Thursday was First Amendment day at the Supreme Court. But the Court ducked the chance to decide what is literally its most visible case of the term—the “dirty words on broadcast TV” case. Federal Communications Commission v. Fox Television Stations, was on its second trip to the show. Seven justices delivered an opinion that sheds no light at all on the interesting issue—whether the government may ban “fleeting expletives” on broadcast TV.
Briefly, the case concerned a new FCC rule subjecting broadcasters to fines if their shows included even brief, or “fleeting” uses of dirty words or nudity. In 1978, the Court held that the FCC could discipline broadcasters for transmitting sustained “indecent” speech—in this case, George Carlin’s magnificently profane 12-minute “Filthy Words” monologue—during daylight and early evening hours, when children might hear it. Since that decision, decency groups have badgered the FCC to tighten the rules on dirty words. Not until the George W. Bush administration, however, did they find allies on the Commission. In 2004, the Commission issued an order stating that even one dirty word or image, however fleeting, might in context be punishable as “indecent.” Using that standard, it then levied fines against a number of broadcasters for tacky TV shows—e.g., Cher saying “fuck ‘em” to her critics on a music-awards show, or a brief flash of a nude female buttocks on NYPD Blue—that had been shown in 2003.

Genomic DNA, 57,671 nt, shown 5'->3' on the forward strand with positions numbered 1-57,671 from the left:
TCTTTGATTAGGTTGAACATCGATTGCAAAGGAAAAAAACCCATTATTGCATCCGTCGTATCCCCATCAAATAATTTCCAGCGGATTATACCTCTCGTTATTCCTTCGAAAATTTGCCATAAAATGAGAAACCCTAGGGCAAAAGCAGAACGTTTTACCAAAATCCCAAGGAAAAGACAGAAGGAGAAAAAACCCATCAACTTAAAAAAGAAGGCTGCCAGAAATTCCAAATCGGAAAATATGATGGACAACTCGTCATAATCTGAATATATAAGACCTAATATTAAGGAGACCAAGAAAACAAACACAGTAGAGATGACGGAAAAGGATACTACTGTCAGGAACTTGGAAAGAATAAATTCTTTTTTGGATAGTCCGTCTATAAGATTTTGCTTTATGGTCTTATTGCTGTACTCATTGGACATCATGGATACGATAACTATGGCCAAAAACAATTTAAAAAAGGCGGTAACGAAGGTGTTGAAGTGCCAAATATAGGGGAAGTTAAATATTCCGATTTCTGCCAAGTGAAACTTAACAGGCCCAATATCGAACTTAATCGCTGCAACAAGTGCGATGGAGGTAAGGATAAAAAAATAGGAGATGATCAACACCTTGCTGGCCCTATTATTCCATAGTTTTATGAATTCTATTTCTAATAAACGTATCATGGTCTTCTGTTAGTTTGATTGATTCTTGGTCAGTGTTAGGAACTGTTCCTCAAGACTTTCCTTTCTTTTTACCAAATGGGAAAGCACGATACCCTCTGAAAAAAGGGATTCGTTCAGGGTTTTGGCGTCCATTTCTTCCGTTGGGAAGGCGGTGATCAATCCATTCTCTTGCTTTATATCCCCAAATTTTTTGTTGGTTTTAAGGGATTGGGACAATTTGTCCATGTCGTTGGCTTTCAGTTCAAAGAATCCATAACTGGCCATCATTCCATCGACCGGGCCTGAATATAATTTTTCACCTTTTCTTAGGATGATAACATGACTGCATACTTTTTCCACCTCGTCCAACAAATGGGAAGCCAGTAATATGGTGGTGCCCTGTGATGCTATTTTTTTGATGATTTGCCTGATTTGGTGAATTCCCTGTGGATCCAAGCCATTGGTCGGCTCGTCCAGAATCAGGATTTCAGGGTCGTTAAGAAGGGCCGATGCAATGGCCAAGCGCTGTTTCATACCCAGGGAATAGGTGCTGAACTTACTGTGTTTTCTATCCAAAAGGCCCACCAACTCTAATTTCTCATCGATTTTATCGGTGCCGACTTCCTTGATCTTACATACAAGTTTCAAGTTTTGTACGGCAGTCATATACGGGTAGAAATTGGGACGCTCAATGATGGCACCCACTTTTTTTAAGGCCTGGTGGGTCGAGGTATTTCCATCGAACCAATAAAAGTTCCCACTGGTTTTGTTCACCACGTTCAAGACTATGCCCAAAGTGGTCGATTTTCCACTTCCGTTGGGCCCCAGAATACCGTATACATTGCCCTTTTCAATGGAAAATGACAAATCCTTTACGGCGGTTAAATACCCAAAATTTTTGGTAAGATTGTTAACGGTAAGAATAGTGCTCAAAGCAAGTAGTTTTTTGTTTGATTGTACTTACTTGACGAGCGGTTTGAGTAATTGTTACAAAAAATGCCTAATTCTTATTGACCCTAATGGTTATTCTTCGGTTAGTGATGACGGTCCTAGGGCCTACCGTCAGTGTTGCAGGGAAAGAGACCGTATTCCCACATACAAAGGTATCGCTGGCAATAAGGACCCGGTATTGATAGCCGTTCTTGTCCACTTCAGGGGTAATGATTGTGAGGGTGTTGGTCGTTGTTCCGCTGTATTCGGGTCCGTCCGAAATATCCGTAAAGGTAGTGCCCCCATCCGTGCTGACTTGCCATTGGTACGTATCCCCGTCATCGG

The broadcasters first argued that the FCC’s new standard was arbitrary; in 2009, the Court held that it was not. On remand, the Second Circuit found them vague, and the Commission brought the case to the Court again. Thursday, the Court ducked the issue—because the “indecent” broadcasts took place before the 2004 order, it said, fining the broadcasters violated the Fifth Amendment’s guarantee of “due process of law,” which requires advance notice of a legal standard.
The Court added that “it is unnecessary ... to address the constitutionality of the current indecency policy” or the larger question of whether, with the explosion of cable and web-based TV delivery, the Pacifica rule makes any sense at all. That issue will surely be back, sooner rather than later; the current rules leave TV broadcasters in the dark about their rights in news broadcasting and popular entertainment. Six justices joined the opinion; Justice Ginsburg, concurring only in the judgment, briefly wrote that the Court should have taken Pacifica down. Justice Sonia Sotomayor, formerly on the Second Circuit, recused herself from the case.
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